Thursday, September 25, 2008

The Law of Love and the Law of Violence

In July I began reading Jean Giono's The Solitude of Compassion and noticed Henry Miller had written the introduction. Within it he included an excerpt from Tolstoy written close to 100 years ago. I was stunned by what he said, and realized just how significant his voice is for us now. The words below were written at the end of his days, where it seems he had many years to come to understand how information, knowledge, and wisdom evolve.

"This then is everything that I would like to say: I would say to you that we are living in an age and under conditions that cannot last, and that, come what may, we are obliged to choose a new path. And in order to follow it, it is not necessary for us to invent a new religion nor to discover new scientific theories in order to explain the meaning of life or art as a guide. Above all it is useless to turn back again to some special activity; it is necessary to adopt one course alone to free ourselves from the superstitions of false Christianity and of state rule.

Let each one realize that he has no right, nor even the possibility, to organize the life of others; that he should lead his own life according to the supreme religious law revealed to him, and as soon as he had done this, the present order will disappear; the order that now reigns among the so-called Christian nations, the order that has caused the world to suffer, that conforms so little to the voice of conscience and that renders humanity more miserable every day. Whatever you are: ruler, judge, landlord, worker, or tramp, reflect and have pity on your soul. No matter how clouded your brain has become through power, authority and riches, no matter how maltreated and harassed you are by poverty and humiliation, remember that you possess and manifest, as we all do, a divine spirit which now asks clearly: Why do you martyrize yourself and cause suffering to everyone with whom you come in contact?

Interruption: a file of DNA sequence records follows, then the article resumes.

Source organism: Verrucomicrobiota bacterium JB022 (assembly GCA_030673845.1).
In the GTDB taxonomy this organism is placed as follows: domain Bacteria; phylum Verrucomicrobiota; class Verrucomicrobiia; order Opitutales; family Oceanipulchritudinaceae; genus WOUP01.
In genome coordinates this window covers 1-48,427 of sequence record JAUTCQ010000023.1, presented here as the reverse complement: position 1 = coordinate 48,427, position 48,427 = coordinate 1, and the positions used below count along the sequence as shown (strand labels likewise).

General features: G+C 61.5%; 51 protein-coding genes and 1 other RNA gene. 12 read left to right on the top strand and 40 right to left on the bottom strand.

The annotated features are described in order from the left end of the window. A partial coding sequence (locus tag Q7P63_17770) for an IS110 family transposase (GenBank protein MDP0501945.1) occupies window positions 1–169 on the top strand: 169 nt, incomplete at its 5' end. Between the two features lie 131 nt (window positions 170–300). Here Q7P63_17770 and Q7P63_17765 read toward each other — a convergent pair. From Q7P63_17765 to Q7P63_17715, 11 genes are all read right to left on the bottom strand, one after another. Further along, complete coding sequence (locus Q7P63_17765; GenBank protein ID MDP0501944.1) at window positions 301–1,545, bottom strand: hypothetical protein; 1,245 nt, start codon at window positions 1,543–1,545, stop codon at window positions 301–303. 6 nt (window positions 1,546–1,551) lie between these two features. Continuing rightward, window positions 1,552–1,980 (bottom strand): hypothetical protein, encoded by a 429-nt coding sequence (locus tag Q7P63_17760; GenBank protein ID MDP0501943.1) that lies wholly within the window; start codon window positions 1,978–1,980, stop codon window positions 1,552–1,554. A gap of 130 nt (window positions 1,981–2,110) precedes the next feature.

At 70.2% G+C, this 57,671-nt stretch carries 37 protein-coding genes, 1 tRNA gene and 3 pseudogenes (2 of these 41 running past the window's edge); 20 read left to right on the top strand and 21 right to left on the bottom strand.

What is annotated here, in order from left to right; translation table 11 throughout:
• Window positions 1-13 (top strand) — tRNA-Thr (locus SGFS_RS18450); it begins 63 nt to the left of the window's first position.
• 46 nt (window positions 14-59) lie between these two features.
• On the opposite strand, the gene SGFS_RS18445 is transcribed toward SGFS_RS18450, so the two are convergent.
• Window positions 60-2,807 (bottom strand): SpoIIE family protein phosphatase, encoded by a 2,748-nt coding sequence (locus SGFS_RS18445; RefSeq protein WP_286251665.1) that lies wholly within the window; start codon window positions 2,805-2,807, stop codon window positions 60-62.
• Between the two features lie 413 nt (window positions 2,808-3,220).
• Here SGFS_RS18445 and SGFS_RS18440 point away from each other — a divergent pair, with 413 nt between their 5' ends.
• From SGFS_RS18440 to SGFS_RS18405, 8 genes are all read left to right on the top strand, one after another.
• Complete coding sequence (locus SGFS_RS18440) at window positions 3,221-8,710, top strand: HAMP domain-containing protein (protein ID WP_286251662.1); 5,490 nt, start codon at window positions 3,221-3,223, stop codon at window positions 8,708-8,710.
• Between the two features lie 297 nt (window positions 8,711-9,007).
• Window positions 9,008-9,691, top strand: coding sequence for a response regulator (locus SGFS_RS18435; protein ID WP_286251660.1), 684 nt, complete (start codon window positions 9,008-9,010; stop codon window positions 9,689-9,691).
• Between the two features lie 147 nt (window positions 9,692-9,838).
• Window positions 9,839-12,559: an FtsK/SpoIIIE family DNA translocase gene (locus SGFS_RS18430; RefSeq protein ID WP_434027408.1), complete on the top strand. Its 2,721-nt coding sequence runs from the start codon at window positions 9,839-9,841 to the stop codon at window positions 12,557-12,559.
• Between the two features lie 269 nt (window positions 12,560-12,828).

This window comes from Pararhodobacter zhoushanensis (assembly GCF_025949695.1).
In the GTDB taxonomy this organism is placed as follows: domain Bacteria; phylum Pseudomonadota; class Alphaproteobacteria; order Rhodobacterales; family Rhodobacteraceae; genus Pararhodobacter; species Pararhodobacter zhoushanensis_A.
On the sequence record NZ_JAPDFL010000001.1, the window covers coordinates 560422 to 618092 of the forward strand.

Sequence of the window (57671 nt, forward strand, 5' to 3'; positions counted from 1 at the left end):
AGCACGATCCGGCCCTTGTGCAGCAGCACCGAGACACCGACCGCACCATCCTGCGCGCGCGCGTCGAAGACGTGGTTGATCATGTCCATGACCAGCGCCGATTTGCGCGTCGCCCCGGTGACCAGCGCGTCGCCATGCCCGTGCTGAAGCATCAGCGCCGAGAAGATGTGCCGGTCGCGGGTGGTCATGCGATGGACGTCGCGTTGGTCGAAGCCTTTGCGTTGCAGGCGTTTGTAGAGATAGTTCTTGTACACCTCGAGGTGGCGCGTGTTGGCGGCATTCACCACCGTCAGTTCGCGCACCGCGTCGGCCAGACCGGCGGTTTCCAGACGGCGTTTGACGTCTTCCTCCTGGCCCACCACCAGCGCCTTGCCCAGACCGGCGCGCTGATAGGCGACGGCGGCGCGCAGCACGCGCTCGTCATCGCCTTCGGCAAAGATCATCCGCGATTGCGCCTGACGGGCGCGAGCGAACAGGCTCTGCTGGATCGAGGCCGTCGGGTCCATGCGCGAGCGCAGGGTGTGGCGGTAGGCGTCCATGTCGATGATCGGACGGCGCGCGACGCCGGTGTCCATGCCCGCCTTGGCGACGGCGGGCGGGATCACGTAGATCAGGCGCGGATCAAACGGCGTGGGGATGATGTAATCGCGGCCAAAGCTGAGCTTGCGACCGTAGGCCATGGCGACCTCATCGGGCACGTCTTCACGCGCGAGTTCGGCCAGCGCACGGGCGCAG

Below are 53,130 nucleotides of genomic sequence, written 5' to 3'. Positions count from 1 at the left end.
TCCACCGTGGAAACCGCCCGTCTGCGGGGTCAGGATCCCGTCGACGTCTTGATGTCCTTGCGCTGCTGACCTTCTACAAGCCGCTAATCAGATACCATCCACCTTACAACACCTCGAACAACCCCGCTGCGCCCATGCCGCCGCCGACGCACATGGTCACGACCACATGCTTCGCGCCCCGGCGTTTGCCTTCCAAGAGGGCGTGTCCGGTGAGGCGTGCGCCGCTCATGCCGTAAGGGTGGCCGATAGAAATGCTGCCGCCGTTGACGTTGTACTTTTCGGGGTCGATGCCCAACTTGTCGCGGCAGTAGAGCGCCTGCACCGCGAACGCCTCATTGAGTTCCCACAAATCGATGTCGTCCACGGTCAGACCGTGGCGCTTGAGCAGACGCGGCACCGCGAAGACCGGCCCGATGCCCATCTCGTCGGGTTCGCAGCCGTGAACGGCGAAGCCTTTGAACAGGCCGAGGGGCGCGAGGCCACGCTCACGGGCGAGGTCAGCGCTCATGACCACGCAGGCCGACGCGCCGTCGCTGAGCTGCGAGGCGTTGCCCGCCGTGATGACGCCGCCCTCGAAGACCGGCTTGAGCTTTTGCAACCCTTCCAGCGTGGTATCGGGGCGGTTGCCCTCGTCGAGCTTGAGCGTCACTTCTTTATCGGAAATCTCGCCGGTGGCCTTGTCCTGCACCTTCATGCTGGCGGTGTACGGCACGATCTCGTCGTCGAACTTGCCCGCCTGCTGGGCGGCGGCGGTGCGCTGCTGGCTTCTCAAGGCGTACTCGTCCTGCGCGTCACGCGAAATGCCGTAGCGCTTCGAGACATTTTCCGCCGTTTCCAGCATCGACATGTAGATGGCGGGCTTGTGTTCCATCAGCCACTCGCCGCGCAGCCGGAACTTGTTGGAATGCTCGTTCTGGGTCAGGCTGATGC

Understand, rather, who you really are, how truly insignificant and vulnerable is the being you call you, and which you recognize in your own shape, and to what extent, on the contrary, the real you is immeasurably your spiritual self—and having understood this, begin to live each moment to accomplish your true mission in life revealed to you by a universal wisdom, the teachings of Christ, and your own conscience. Put the best of yourself into increasing the emancipation of your spirit from the illusions of the flesh and into love of your neighbor, which is one and the same thing. As soon as you begin to live this way you will experience the joyous feeling of liberty and well-being. You will be surprised to find that the same exterior objectives which preoccupied you and which were far from realization, will no longer stand in the way of your greatest possible happiness. And if you are unhappy—I know you are unhappy—ponder upon what I have stated here. It is not merely imagined by me but is the result of the reflections and beliefs of the most enlightened human hearts and spirits; therefore, realize that this is the one and only way to free yourself from your unhappiness and to discover the greatest possible good that life can offer. This then is what I would like to say to my bothers, before I die."

—Leo Tolstoy, The Law of Love and the Law of Violence circa 1909

1 comment:

  1. Why is it–with you, and only with you–that I come upon these things (quote) when I need to come upon these things?